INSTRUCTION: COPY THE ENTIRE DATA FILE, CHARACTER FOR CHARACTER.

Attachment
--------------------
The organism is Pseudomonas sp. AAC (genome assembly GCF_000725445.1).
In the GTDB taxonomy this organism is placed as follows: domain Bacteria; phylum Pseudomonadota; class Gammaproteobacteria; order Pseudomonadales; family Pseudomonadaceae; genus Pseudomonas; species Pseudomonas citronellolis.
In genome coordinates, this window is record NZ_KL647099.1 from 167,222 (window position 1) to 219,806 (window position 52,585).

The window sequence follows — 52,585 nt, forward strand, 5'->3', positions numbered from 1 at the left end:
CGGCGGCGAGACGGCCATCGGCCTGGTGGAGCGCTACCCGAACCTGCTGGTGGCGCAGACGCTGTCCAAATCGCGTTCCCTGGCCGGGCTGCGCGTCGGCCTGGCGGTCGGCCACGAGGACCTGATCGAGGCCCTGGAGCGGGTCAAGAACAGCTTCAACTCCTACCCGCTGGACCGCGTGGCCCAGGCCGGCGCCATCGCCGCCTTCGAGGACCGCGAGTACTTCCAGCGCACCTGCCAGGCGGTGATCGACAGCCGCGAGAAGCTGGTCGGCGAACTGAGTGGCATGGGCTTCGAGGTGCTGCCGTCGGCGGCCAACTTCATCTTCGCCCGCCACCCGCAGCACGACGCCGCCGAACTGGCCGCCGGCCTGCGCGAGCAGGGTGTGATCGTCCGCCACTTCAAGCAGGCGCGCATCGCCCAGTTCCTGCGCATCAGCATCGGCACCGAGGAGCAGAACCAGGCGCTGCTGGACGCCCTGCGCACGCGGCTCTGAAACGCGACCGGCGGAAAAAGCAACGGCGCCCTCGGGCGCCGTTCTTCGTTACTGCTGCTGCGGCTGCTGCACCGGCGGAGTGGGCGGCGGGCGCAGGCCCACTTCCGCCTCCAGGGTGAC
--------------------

The organism is Pseudomonas sp. AAC (genome assembly GCF_000725445.1).
In the GTDB taxonomy this organism is placed as follows: domain Bacteria; phylum Pseudomonadota; class Gammaproteobacteria; order Pseudomonadales; family Pseudomonadaceae; genus Pseudomonas; species Pseudomonas citronellolis.
In genome coordinates, this window is record NZ_KL647099.1 from 167,222 (window position 1) to 219,806 (window position 52,585).

The window sequence follows — 52,585 nt, forward strand, 5'->3', positions numbered from 1 at the left end:
CGGCGGCGAGACGGCCATCGGCCTGGTGGAGCGCTACCCGAACCTGCTGGTGGCGCAGACGCTGTCCAAATCGCGTTCCCTGGCCGGGCTGCGCGTCGGCCTGGCGGTCGGCCACGAGGACCTGATCGAGGCCCTGGAGCGGGTCAAGAACAGCTTCAACTCCTACCCGCTGGACCGCGTGGCCCAGGCCGGCGCCATCGCCGCCTTCGAGGACCGCGAGTACTTCCAGCGCACCTGCCAGGCGGTGATCGACAGCCGCGAGAAGCTGGTCGGCGAACTGAGTGGCATGGGCTTCGAGGTGCTGCCGTCGGCGGCCAACTTCATCTTCGCCCGCCACCCGCAGCACGACGCCGCCGAACTGGCCGCCGGCCTGCGCGAGCAGGGTGTGATCGTCCGCCACTTCAAGCAGGCGCGCATCGCCCAGTTCCTGCGCATCAGCATCGGCACCGAGGAGCAGAACCAGGCGCTGCTGGACGCCCTGCGCACGCGGCTCTGAAACGCGACCGGCGGAAAAAGCAACGGCGCCCTCGGGCGCCGTTCTTCGTTACTGCTGCTGCGGCTGCTGCACCGGCGGAGTGGGCGGCGGGCGCAGGCCCACTTCCGCCTCCAGGGTGAC